US 4105056 A
A screw driver having a foot portion on the lower extremity of its blade which includes opposed upstanding faces of a height less than the depth of a screw slot into which they are inserted to increase the effectiveness of the blade in gripping the sidewalls of a screw slot and yet provide a durable wear resistant screw driver.
1. A screw driver for use in combination with a screw comprising: a shank portion and a blade portion integral therewith, said blade portion terminating at its free end in a foot portion, said foot portion being integral through a smooth transition portion with said blade and being generally pentagon shaped in side cross-section with one side defining a base portion lying in a plane generally perpendicular to the axis of the shank and being engagable with the bottom of a slot having generally parallel sidewalls of a preselected depth in a screw head, said foot portion further having two opposed sides defining upstanding faces adjoining the base of the foot portion and extending across the entire width of the blade, said upstanding faces being of a height less than the depth of said screw slot and thereby engagable with at least the lower portion of said parallel sidewalls of said screw slot to transmit torque thereto, said upstanding faces sloping outwardly and upwardly from the base of said foot portion and terminating respectively at inwardly sloping sidewalls which define the uppermost portion of said foot portion, said inwardly sloping sidewalls extending the entire width of said blade and being integral with said transition portion which, in turn, is integral with said blade.
2. The screw driver of claim 1 wherein said smooth transition portion is a generously radiused portion.
3. The screw driver of claim 1 wherein said upstanding faces are about 1/16 inch in height.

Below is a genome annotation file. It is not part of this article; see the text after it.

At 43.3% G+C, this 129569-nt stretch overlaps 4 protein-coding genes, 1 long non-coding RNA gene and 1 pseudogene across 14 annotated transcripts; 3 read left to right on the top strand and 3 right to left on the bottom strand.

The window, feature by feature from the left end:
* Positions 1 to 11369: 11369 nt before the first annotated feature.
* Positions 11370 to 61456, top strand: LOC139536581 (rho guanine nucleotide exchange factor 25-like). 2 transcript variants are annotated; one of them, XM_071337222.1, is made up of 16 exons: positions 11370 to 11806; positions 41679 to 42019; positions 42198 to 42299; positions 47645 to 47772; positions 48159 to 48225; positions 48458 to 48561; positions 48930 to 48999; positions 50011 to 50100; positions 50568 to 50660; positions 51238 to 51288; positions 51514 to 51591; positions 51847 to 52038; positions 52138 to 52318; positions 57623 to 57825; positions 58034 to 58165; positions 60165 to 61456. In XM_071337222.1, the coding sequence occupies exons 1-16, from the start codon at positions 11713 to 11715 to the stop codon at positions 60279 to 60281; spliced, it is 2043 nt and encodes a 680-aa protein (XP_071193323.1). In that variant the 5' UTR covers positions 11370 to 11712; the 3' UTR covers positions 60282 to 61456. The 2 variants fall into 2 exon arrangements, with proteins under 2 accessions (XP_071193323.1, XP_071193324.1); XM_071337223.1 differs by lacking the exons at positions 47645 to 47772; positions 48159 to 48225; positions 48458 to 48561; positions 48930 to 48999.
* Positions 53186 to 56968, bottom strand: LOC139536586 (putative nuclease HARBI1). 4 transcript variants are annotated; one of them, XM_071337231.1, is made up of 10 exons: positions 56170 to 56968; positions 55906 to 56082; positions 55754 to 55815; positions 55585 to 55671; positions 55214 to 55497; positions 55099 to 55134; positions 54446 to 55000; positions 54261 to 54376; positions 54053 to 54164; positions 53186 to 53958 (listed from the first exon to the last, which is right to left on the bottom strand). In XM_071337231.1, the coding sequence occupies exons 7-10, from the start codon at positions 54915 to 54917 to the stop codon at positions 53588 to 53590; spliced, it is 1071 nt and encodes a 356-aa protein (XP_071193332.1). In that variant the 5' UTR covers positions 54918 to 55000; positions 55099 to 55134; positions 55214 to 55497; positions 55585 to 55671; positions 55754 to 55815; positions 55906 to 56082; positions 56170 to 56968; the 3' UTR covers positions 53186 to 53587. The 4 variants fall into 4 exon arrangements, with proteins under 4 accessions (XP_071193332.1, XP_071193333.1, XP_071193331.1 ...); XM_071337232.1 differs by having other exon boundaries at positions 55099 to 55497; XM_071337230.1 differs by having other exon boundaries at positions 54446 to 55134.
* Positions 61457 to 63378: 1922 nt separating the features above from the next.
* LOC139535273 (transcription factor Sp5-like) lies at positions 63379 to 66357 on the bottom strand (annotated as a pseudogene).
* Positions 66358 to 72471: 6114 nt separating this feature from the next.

4. The screw driver of claim 1 wherein said upstanding faces of said foot portion terminate at said inwardly sloping sidewalls to define a shoulder extending across the width of the blade.
FIG. 1 shows a screw driver 10 having a handle 12, a shank 14 and a blade 16. The blade 16 terminates at its free end in a foot portion 18 which is interconnected to the blade via a smooth transition portion 20. Transition portion 20 is most expediently formed by providing a generously radiused portion in the opposed major faces 22 of the blade.
Included in foot portion 18 is gripping means 24 which is comprised of upstanding sidewalls 26. Sidewalls 26 are of a preselected height which is less than the depth of the screw slot into which it is inserted. Thus, each upstanding sidewall defines a torque transmitting surface which is smaller in size than the corresponding surface of the parallel sidewall of the screw slot which it engages. It is important to note that when a torque is applied to screw driver 10, the force transmitted by the upstanding sidewalls of the foot portion is extremely large, measured in pounds per square inch. Thus, it has been found that the upstanding sidewalls actually become imbedded in the parallel sidewalls of the screw head during use of the screw driver. Such imbedding is advantageous in that it is then very difficult for the screw driver to slip from the screw slot. Further, a major portion of the torque is transmitted through the upstanding faces and only a minor portion of the torque is transmitted by the upper portion of the blade. As a consequence, the possibility of burring the upper edges of the screw slot is virtually eliminated.